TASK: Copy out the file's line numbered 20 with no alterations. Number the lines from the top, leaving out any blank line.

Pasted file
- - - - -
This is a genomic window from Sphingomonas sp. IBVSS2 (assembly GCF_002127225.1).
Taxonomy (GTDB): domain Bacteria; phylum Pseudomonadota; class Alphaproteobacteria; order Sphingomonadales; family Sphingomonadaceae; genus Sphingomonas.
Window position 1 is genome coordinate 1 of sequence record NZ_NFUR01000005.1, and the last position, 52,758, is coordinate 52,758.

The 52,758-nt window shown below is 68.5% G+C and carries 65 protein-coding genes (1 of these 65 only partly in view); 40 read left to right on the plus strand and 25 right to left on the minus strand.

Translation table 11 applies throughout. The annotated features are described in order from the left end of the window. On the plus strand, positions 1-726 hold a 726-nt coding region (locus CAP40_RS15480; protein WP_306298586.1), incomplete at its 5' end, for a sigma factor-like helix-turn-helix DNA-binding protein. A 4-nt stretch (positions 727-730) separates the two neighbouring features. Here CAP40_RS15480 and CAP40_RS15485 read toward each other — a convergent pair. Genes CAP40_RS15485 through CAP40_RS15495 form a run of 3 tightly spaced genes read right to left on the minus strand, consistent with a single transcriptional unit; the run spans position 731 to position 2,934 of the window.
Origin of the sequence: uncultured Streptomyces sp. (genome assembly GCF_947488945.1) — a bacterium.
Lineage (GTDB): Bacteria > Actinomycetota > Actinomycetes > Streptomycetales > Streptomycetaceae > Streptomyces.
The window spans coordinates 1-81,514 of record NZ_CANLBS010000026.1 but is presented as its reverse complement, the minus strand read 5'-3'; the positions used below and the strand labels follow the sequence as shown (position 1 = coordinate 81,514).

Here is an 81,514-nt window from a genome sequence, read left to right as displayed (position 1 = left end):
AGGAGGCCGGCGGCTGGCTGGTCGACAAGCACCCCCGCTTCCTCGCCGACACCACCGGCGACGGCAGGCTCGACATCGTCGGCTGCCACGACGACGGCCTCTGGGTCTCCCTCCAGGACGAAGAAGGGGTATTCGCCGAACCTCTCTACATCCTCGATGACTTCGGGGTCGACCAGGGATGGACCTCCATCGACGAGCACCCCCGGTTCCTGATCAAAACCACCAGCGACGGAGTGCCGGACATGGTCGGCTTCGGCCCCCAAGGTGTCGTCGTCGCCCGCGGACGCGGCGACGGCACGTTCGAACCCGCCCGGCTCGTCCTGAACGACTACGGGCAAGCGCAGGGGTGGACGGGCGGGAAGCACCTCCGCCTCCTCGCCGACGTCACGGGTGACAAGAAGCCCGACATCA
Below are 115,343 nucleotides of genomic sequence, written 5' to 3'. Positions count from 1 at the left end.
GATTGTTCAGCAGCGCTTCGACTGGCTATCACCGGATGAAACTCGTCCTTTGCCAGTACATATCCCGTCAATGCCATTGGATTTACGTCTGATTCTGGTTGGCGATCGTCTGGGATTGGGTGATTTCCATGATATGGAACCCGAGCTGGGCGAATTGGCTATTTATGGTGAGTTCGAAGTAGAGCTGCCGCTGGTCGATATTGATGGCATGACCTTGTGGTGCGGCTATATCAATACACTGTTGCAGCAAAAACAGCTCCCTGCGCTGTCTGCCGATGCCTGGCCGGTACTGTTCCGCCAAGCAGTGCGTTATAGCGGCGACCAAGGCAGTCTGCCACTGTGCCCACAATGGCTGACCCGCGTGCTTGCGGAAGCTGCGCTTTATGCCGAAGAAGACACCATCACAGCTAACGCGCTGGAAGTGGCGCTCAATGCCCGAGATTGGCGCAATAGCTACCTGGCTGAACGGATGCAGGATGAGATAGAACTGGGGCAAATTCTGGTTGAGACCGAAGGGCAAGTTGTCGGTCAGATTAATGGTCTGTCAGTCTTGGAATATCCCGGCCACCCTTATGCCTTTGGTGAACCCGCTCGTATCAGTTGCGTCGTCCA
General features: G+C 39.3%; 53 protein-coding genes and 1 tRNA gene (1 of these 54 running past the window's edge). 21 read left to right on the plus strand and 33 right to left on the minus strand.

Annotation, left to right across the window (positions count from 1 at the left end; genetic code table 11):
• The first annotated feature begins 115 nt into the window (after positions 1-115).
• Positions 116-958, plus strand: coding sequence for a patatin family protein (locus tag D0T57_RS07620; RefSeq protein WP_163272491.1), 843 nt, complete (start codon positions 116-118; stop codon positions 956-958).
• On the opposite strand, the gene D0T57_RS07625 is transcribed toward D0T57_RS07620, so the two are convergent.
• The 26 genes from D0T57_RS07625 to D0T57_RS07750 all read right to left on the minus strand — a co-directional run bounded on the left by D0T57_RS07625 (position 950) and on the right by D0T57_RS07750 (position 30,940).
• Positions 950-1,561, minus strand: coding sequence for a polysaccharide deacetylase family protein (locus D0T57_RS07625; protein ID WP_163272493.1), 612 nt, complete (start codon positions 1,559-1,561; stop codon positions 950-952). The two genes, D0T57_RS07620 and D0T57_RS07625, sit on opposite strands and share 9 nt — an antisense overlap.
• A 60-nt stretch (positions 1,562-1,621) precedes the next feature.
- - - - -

• A 60-nt stretch (positions 1,562-1,621) precedes the next feature.